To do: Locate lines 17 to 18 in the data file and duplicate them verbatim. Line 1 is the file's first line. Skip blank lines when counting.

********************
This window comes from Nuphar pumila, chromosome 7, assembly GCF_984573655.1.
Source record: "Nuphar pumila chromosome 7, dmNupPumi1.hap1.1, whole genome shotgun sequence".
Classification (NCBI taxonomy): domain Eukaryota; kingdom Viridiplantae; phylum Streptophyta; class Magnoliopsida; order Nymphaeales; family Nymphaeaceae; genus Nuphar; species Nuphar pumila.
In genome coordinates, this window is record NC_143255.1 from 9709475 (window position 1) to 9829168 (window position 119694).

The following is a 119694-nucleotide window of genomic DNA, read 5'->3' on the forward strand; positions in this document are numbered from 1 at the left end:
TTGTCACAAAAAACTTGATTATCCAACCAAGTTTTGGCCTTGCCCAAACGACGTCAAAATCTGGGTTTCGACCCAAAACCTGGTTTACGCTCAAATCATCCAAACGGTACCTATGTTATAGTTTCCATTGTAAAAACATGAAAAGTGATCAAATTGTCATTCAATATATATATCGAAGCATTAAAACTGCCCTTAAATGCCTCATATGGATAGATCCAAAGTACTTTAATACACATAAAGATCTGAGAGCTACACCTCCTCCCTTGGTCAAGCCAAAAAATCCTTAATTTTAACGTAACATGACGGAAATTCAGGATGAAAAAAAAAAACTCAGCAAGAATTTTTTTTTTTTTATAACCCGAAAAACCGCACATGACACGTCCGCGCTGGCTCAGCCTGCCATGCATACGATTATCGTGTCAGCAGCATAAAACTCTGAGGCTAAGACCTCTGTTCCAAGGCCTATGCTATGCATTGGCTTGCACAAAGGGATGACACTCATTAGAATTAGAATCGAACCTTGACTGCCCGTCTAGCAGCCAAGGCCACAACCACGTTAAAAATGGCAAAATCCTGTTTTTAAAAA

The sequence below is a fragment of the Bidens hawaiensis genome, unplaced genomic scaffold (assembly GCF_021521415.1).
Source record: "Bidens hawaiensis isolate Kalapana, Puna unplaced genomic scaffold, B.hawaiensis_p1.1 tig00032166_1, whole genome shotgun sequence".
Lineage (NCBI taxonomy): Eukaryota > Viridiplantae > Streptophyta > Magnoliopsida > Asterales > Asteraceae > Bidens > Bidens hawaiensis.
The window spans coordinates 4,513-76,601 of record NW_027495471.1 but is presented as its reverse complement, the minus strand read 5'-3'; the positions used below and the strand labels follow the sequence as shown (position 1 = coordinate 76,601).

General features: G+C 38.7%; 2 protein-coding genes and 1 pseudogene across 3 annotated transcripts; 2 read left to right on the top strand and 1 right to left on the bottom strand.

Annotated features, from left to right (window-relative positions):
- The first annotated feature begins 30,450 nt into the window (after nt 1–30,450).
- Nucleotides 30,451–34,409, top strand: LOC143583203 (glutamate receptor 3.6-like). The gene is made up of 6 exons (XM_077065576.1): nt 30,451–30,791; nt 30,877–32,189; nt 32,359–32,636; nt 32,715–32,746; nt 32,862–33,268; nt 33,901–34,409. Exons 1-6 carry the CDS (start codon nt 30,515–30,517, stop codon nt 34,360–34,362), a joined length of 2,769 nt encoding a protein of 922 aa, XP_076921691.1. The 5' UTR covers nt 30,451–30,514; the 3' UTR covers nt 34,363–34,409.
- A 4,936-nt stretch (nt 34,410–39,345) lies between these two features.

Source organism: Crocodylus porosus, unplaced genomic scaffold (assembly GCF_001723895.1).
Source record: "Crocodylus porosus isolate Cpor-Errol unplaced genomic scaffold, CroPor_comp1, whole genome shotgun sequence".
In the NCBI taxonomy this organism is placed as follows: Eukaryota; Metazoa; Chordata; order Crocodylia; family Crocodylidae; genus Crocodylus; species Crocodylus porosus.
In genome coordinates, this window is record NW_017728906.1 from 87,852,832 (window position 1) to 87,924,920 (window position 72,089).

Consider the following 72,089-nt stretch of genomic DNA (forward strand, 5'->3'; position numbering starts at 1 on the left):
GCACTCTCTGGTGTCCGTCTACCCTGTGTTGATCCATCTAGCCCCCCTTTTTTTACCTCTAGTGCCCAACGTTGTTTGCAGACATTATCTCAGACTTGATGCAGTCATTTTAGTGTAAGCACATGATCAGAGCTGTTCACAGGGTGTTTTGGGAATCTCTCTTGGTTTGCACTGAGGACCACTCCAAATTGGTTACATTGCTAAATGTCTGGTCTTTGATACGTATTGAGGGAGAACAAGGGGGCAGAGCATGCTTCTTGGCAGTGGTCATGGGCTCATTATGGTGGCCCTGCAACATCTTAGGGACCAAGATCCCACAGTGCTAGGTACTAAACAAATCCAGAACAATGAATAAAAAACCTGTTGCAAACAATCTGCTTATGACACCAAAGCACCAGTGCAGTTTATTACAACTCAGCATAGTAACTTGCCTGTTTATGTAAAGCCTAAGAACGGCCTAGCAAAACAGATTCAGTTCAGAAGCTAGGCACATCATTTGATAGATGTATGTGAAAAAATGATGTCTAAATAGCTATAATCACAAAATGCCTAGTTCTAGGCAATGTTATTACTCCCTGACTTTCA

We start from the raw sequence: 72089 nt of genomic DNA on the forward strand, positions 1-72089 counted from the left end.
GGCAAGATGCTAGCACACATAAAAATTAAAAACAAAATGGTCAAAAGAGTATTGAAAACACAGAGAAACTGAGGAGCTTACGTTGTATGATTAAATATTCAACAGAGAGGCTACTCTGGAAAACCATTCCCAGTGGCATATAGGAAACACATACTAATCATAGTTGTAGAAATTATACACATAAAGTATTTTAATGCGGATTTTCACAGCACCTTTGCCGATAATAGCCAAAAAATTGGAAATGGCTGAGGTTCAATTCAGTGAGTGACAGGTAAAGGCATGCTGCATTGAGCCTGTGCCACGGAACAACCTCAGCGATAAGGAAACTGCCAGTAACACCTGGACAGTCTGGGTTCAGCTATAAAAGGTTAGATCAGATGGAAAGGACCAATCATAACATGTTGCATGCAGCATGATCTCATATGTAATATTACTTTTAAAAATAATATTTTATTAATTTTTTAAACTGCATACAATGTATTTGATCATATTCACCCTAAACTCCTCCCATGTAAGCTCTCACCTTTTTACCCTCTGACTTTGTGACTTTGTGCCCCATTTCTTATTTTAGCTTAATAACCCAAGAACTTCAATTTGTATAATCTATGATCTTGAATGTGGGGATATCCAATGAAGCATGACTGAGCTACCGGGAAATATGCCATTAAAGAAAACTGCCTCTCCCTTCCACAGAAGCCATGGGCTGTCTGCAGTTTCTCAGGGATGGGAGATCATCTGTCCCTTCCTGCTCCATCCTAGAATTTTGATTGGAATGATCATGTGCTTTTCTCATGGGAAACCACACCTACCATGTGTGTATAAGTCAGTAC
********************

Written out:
Source record: "Crocodylus porosus isolate Cpor-Errol unplaced genomic scaffold, CroPor_comp1, whole genome shotgun sequence".
In the NCBI taxonomy this organism is placed as follows: Eukaryota; Metazoa; Chordata; order Crocodylia; family Crocodylidae; genus Crocodylus; species Crocodylus porosus.